New insights in how to replace platinum with iron in fuel cells

Monday 08 May 17

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Lijie Zhong
PhD student
DTU Energy

Supervisors and examiners

Principal supervisor: Professor Qingfeng Li. Co-supervisors: Professor Jens Oluf Jensen and Senior Researcher Lars N. Cleemann

Examiners: Professor Niels J. Bjerrum, DTU Energy, Dr. Thomas Steenberg, Danish Power Systems, Professor San Ping Jiang, Curtin University

Chairperson at defence: Associate professor Irina Petrushina

Lijie Zhong from DTU Energy has defended her PhD thesis "Graphitic Layer Encapsulated Iron Based Non-precious Catalysts for the Oxygen Reduction Reaction"

Proton exchange membrane fuel cells (PEMFCs) are highly efficient energy conversion devices, which can in combination with hydrogen fuel provide a clean energy technology to produce electricity.

One crucial challenge for the technology is the need for platinum in carbon supported platinum cathodes in the PEM fuel cells, which is the state-of-the-art catalyst and it exhibits the highest activity. But the platinum is also a noble, rare and very expensive material, which limits large scale commercialization of PEMFCs.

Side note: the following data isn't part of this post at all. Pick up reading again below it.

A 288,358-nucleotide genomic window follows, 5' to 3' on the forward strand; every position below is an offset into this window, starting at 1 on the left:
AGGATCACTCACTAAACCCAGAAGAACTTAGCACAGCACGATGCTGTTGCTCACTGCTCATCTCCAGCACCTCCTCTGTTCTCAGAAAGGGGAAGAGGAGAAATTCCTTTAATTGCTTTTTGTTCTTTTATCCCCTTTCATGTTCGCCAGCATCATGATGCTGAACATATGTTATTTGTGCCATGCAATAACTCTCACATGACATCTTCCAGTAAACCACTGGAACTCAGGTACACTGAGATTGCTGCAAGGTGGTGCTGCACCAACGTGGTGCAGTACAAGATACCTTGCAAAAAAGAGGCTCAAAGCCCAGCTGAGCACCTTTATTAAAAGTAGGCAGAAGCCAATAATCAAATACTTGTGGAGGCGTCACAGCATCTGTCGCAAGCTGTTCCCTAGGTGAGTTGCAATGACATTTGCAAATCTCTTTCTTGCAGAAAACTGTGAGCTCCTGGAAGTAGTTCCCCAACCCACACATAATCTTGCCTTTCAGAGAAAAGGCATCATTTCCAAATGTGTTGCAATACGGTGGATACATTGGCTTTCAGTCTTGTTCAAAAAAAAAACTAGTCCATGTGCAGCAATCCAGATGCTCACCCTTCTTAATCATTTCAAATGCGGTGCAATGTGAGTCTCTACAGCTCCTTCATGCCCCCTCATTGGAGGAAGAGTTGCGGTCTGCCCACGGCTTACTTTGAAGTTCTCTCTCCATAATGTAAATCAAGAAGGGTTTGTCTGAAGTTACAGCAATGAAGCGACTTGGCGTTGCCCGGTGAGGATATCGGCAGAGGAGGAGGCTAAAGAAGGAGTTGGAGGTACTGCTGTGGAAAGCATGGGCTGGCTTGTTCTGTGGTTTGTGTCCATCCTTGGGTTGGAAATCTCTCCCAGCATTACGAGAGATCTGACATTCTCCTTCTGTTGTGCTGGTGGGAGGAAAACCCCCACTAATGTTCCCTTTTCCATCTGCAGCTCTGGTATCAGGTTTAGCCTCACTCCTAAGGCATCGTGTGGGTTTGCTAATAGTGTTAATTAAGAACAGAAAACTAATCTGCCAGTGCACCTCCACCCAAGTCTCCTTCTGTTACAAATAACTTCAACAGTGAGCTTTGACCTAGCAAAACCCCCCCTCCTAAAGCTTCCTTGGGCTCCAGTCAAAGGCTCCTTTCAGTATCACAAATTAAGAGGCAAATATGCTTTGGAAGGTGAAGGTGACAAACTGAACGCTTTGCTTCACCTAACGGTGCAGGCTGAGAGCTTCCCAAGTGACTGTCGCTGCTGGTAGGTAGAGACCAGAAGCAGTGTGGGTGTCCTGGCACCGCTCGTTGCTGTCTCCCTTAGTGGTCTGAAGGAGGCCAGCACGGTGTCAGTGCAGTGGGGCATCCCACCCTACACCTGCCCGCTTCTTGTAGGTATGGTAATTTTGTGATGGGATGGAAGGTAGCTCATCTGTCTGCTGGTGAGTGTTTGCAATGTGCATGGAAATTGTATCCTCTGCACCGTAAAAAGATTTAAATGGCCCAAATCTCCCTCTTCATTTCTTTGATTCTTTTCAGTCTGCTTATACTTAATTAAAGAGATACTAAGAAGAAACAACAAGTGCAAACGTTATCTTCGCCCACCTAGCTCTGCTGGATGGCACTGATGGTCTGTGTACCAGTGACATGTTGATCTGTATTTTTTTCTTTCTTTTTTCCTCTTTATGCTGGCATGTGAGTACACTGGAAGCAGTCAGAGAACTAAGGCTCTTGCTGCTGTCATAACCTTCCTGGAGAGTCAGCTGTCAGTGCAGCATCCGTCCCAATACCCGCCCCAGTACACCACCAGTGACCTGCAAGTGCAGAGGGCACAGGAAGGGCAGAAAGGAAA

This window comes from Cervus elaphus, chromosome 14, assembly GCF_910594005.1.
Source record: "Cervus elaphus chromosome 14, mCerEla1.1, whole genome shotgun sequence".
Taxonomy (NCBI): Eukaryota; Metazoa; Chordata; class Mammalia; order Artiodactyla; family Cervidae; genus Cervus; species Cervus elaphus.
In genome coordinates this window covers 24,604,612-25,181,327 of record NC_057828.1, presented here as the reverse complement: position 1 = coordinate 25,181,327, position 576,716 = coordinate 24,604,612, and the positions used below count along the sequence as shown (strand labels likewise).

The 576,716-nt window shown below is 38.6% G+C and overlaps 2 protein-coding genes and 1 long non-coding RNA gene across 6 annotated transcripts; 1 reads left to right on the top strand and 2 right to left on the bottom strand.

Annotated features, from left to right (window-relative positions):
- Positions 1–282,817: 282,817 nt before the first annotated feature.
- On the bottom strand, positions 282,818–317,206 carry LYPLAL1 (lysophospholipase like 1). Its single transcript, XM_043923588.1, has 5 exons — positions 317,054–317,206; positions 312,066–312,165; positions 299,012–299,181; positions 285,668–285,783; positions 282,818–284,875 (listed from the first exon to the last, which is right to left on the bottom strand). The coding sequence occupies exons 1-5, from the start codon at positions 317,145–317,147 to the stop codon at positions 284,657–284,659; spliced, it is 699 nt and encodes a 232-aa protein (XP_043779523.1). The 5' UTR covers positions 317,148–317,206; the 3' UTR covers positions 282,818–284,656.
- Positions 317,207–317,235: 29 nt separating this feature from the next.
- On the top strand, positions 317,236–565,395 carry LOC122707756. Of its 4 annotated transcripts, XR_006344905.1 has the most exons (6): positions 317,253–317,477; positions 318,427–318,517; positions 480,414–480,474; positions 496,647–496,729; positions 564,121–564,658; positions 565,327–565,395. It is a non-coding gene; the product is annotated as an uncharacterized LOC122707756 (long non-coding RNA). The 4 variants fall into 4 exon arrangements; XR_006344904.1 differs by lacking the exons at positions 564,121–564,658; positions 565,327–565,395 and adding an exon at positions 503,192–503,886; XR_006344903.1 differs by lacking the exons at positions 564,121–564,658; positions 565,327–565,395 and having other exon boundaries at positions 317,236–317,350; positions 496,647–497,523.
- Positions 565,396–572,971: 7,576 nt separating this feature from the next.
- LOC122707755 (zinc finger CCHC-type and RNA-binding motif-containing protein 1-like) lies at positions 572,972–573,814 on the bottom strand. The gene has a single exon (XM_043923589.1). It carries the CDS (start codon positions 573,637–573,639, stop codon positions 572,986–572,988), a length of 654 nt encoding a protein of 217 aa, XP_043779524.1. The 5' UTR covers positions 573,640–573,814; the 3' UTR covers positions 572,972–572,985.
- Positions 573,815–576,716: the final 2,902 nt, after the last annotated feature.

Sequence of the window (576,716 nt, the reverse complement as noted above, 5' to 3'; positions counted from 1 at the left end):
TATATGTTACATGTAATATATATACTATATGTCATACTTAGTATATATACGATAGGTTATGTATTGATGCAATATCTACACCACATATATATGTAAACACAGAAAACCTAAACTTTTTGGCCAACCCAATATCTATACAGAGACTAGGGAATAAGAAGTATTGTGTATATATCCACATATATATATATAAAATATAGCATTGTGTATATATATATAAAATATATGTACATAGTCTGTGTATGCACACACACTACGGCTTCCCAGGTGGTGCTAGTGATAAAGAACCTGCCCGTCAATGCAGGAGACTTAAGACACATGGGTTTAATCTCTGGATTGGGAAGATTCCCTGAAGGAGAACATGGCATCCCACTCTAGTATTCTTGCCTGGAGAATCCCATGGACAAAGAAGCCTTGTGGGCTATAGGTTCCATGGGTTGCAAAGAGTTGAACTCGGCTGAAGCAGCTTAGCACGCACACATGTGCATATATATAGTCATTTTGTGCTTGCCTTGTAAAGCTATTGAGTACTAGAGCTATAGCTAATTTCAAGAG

Last week Lijie Zhong from DTU Energy defended her PhD thesis "Graphitic Layer Encapsulated Iron Based Non-precious Catalysts for the Oxygen Reduction Reaction", in which she described the research in non-precious metal catalysts (NPMCs) as replacements of the platinum-based catalysts.

The thesis looked in particular at a new type of Iron based NPMC, synthesized by means of a dry autoclave with volative ferrocene and cyanamide as precursors. The catalysts are morphologically features by porous microspheres consisting of uniform metallic nanoparticles encapsulated in graphitic layers, and Lijie Zhong described her attempts to optimize the pyrolysis to achieve improved performance of the catalysts, as well as the investigation of complex Fe-containing components and exploitation of possible active sites.

Lijie Zhong explained, how the featuring morphology of the catalysts, i.e. the porous microspheres of the graphitic layer encapsulated metal-containing nanoparticles, is essentially maintained during the pyrolysis of varied durations and temperatures, but also that the metal-containing nanoparticles showed changes in the iron phases and their contents.

She continued to describe and show how she investigated the catalytic activities and mechanisms in certain Fe-based compositions to find their effective working range, concluding that the recognized encapsulated iron carbide is likely contributing somehow to the oxygen reduction reaction catalysis.

Lijie Zhongs thesis and results was applauded by the jury for providing some very interesting insights and for opening up more options for further developments of iron-based non-precious metal catalysts (NPMCs).

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